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Cannibal Corpse | Butchered at Birt | review | metal | Lollipop
Butchered at Birth (Metal Blade)
by Tim Den
Hard to believe it's been over ten years since Cannibal Corpse first burst onto the scene with Eaten Back to Life. It seems only yesterday I was watching the young band grind through their set in front of 100 kids at a broken-down Miami Beach club. Ah, the memories. Back then, no one could've guessed that these guys would go on to become arguably the best-selling death metal act of all time. But one thing we did know (and still do): Cannibal Corpse's first three albums - recently reissued with new liner notes, multimedia, and an extra track each - are some of the genre's best.
The debut, Eaten Back to Life, is perhaps the group at its purest - before violence mingled with sex, catchiness with technical arrangements - just five, gore movie-loving guys, pounding away at their instruments, trying to write Kreator songs backwards. Tracks like "Shredded Humans," "Edible Autopsy," and the sing-along "Skull Full of Maggots" remain fan favorites to this day, as then-vocalist Chris Barnes tried to gain control of the deeper growl to come. Indeed, Barnes' not-yet-mature growl and the band's love of simple thrash riffs give Eaten Back to Life an almost innocent feeling: The wet-behind-the-ears newcomers who're just happy to be playing music for a living. The enthusiasm is infectious, the songwriting straightforward, and the youthful inexperience tangible. Eaten Back to Life might not have made initial shockwaves, but it has stood the test of time as one of the band's catchiest and most fun-to-listen-to albums.
As drummer Paul Mazurkiewicz states in the new liner notes, sophomore album Butchered at Birth was essentially the band's attempt to take Eaten Back to Life's sound further, trying to be "the most brutal band on Earth." Of course, as we all know now, the album would take the band further in a different sense: Its graphic album cover (depicting zombies carving a baby out of a half-decomposed female corpse) would gain the band controversial press, getting them banned from multiple countries, and targeted as the enemy of right-wing conservatives. Of course, it also gave the band great hype and exposure. Ironic, since Butchered at Birth is probably the band's weakest release, mainly due to the group's obsession with being "heavier" instead of "better." Most of the songs on Butchered at Birth lack dynamics, as all nine tracks bulldoze through eerie riffs and lightning drums like one giant, continuous explosion. The band did succeed in creating their heaviest album ever (mainly due to producer/engineer Scott Burns' bass-y knob-twiddlin' and Barnes' now deeper-than-shit gurglings), but the songwriting clearly suffered (another reason might be that the band didn't tour for Eaten...; instead going right to work on Butchered... as soon as the debut was done). But giving credit where it's due, Butchered at Birth does earn its keep with a few choice cuts. "Meat Hook Sodomy" and "Covered With Sores" pack some of the band's most insane breakdowns, "Under the Rotted Flesh" milks one creepy riff into a nightmarish romp, and closer "Innards Decay" has the band almost doing a death metal grind version of "XYZ."
Ah, and now we arrive at Tomb of the Mutilated, where everything finally comes together for the band. This is the album that birthed the modern Cannibal Corpse sound and image: The sexually-based gore lyrics, the intense technical sparring, and the "how much can you take?" artwork tradition (this one featuring oral sex between corpses). I remember the surprise of first hearing the now-classic "Hammer Smashed Face" and "I Cum Blood." Someone had taken musical lessons (or practiced a lot)! The maturation seemed to be spearheaded by bassist Alex Webster, whose flawless acrobatics are featured prominently for the first time, and not the last. The songwriting certainly grew with the players' proficiency, as Tomb of the Mutilated packs in the fast, slow, doomy, suspenseful, and everything in between. A crisp, snappy production job (handled again by Burns) made the riffs come alive and jump out at you, while Barnes' newly integrated snakespit vocals screeched sonic arrows through your ear drums. With no filler in sight, Tomb of the Mutilated's musical leap made Cannibal Corpse the toast of the genre, and for good reason. The album remains a milestone in the band's career.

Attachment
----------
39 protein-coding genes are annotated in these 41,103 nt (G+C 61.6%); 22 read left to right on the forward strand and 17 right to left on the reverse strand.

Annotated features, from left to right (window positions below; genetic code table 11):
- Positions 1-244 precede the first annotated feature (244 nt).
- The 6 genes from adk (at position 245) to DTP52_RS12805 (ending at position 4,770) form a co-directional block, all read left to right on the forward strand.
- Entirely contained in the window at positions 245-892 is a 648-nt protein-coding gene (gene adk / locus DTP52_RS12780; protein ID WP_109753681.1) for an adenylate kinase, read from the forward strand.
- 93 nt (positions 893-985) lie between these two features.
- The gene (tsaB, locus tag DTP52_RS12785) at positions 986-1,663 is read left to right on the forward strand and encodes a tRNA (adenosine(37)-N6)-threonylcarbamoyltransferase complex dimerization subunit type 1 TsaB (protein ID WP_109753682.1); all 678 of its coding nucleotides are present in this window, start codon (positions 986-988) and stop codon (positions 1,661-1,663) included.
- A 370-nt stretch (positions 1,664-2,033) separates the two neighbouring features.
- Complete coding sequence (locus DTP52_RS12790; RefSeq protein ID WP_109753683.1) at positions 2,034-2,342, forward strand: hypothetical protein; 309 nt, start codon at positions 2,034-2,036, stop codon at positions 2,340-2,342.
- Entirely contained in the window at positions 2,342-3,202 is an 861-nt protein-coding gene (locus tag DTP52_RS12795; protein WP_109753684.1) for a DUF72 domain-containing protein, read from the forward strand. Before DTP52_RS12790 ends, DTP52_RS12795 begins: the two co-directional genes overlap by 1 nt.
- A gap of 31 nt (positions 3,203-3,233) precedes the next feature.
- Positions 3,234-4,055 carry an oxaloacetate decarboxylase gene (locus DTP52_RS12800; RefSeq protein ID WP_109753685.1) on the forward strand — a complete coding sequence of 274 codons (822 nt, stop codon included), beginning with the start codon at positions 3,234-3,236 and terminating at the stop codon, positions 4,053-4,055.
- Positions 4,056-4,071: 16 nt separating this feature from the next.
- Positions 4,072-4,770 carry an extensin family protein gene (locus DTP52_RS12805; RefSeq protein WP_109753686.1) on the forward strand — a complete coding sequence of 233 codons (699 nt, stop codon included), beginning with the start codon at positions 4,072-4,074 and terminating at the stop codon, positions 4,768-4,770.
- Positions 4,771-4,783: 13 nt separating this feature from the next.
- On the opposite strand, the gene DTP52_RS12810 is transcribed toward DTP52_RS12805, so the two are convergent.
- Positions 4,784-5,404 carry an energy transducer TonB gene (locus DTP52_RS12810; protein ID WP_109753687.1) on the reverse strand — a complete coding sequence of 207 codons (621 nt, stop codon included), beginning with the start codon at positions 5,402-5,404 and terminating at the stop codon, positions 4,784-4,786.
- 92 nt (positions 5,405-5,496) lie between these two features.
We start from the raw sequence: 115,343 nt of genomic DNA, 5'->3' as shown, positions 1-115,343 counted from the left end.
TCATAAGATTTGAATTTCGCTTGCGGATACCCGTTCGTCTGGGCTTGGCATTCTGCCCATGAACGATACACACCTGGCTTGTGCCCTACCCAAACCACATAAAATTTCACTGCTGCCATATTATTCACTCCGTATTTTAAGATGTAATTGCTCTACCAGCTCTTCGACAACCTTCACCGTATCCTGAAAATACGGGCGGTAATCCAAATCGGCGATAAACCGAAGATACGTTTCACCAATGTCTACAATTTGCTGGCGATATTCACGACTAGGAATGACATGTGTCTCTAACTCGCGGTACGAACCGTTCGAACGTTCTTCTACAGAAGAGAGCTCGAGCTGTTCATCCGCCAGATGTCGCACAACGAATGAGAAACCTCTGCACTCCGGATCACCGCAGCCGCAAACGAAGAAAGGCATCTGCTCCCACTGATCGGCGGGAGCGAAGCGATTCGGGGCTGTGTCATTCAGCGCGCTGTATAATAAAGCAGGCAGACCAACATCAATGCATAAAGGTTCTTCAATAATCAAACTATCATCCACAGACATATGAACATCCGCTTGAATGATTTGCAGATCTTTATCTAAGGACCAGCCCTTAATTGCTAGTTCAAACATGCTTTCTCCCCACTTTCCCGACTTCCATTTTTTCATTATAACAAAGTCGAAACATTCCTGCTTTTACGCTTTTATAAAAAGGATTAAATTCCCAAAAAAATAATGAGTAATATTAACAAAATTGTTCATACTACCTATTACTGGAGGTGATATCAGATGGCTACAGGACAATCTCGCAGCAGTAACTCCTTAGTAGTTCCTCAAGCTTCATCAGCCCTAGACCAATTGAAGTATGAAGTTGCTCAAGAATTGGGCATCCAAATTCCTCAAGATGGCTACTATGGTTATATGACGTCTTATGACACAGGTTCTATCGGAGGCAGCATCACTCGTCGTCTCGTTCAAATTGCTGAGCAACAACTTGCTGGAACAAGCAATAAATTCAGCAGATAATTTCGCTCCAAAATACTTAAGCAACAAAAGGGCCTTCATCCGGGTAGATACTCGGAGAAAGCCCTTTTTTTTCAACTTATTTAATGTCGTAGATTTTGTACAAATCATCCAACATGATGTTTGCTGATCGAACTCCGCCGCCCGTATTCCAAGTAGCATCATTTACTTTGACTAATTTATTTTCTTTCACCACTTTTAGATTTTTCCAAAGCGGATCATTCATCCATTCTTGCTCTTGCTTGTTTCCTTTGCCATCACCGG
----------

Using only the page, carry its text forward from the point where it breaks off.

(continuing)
Guitarist Rob Barrett would replace Bob Rusay during the Tombs... tour, eventually helping the band reach its creative zenith (The Bleeding) before (controversially) ushering in new vocalist George "Corpsegrinder" Fisher. An album (Vile) later, Barrett left the band and was replaced by Pat O'Brien. This line-up would endure most of the band's late-'90s/early-'00s work, leading us to the most recent release: The limited-edition EP Worm Infested. Featuring two songs from the Gore Obsessed sessions, a re-recording of "The Undead Will Feast," and a few covers, Worm Infested reminds us that – although the band's best work is behind them – there're still plenty of reasons to love Cannibal Corpse. With so much studio and road work under their belts, the band has remained heavy, catchy, technical, and lyrically grotesque in the face of the genre's overpopulation. Always promising to never sell-out, Cannibal Corpse continues to defy the musical logic that repetition = redundant. They still deliver with every release, pleasing fans with nothing but finely-crafted brutality. Ah, what a long, bloody trip it's been. These reissues (and the EP) remind us just how much sadistic fun we've had along the way.
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